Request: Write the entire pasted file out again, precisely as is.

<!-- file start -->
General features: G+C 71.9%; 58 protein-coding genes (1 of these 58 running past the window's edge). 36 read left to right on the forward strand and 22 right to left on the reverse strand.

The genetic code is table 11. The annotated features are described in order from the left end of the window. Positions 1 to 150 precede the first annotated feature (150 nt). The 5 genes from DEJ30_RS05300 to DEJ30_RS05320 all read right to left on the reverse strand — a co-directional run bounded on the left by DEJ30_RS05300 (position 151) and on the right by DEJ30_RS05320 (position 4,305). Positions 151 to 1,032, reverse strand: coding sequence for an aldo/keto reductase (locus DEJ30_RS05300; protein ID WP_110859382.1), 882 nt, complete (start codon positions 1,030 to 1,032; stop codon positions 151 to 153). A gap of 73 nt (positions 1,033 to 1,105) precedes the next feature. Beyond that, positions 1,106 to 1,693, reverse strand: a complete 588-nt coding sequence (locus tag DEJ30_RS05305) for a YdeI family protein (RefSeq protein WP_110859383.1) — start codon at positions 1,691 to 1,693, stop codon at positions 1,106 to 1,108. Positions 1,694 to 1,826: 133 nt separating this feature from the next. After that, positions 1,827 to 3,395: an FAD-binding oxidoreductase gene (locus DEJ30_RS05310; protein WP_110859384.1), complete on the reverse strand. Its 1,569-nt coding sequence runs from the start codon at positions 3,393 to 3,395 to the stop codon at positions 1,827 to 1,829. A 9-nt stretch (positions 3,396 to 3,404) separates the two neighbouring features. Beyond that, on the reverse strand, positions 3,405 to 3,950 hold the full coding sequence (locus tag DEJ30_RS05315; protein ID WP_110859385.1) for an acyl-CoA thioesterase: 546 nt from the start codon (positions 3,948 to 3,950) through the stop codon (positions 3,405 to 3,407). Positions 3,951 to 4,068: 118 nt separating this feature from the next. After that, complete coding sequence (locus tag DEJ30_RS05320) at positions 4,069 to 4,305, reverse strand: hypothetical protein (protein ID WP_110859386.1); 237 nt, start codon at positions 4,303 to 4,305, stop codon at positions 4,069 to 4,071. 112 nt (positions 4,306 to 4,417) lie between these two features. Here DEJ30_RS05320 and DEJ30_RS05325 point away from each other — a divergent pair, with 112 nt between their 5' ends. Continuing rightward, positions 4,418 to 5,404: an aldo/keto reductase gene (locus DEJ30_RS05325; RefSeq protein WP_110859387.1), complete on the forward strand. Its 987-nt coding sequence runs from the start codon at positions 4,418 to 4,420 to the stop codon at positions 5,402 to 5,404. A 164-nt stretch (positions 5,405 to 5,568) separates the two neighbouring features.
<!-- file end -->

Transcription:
General features: G+C 71.9%; 58 protein-coding genes (1 of these 58 running past the window's edge). 36 read left to right on the forward strand and 22 right to left on the reverse strand.

The genetic code is table 11. The annotated features are described in order from the left end of the window. Positions 1 to 150 precede the first annotated feature (150 nt). The 5 genes from DEJ30_RS05300 to DEJ30_RS05320 all read right to left on the reverse strand — a co-directional run bounded on the left by DEJ30_RS05300 (position 151) and on the right by DEJ30_RS05320 (position 4,305). Positions 151 to 1,032, reverse strand: coding sequence for an aldo/keto reductase (locus DEJ30_RS05300; protein ID WP_110859382.1), 882 nt, complete (start codon positions 1,030 to 1,032; stop codon positions 151 to 153). A gap of 73 nt (positions 1,033 to 1,105) precedes the next feature. Beyond that, positions 1,106 to 1,693, reverse strand: a complete 588-nt coding sequence (locus tag DEJ30_RS05305) for a YdeI family protein (RefSeq protein WP_110859383.1) — start codon at positions 1,691 to 1,693, stop codon at positions 1,106 to 1,108. Positions 1,694 to 1,826: 133 nt separating this feature from the next. After that, positions 1,827 to 3,395: an FAD-binding oxidoreductase gene (locus DEJ30_RS05310; protein WP_110859384.1), complete on the reverse strand. Its 1,569-nt coding sequence runs from the start codon at positions 3,393 to 3,395 to the stop codon at positions 1,827 to 1,829. A 9-nt stretch (positions 3,396 to 3,404) separates the two neighbouring features. Beyond that, on the reverse strand, positions 3,405 to 3,950 hold the full coding sequence (locus tag DEJ30_RS05315; protein ID WP_110859385.1) for an acyl-CoA thioesterase: 546 nt from the start codon (positions 3,948 to 3,950) through the stop codon (positions 3,405 to 3,407). Positions 3,951 to 4,068: 118 nt separating this feature from the next. After that, complete coding sequence (locus tag DEJ30_RS05320) at positions 4,069 to 4,305, reverse strand: hypothetical protein (protein ID WP_110859386.1); 237 nt, start codon at positions 4,303 to 4,305, stop codon at positions 4,069 to 4,071. 112 nt (positions 4,306 to 4,417) lie between these two features. Here DEJ30_RS05320 and DEJ30_RS05325 point away from each other — a divergent pair, with 112 nt between their 5' ends. Continuing rightward, positions 4,418 to 5,404: an aldo/keto reductase gene (locus DEJ30_RS05325; RefSeq protein WP_110859387.1), complete on the forward strand. Its 987-nt coding sequence runs from the start codon at positions 4,418 to 4,420 to the stop codon at positions 5,402 to 5,404. A 164-nt stretch (positions 5,405 to 5,568) separates the two neighbouring features.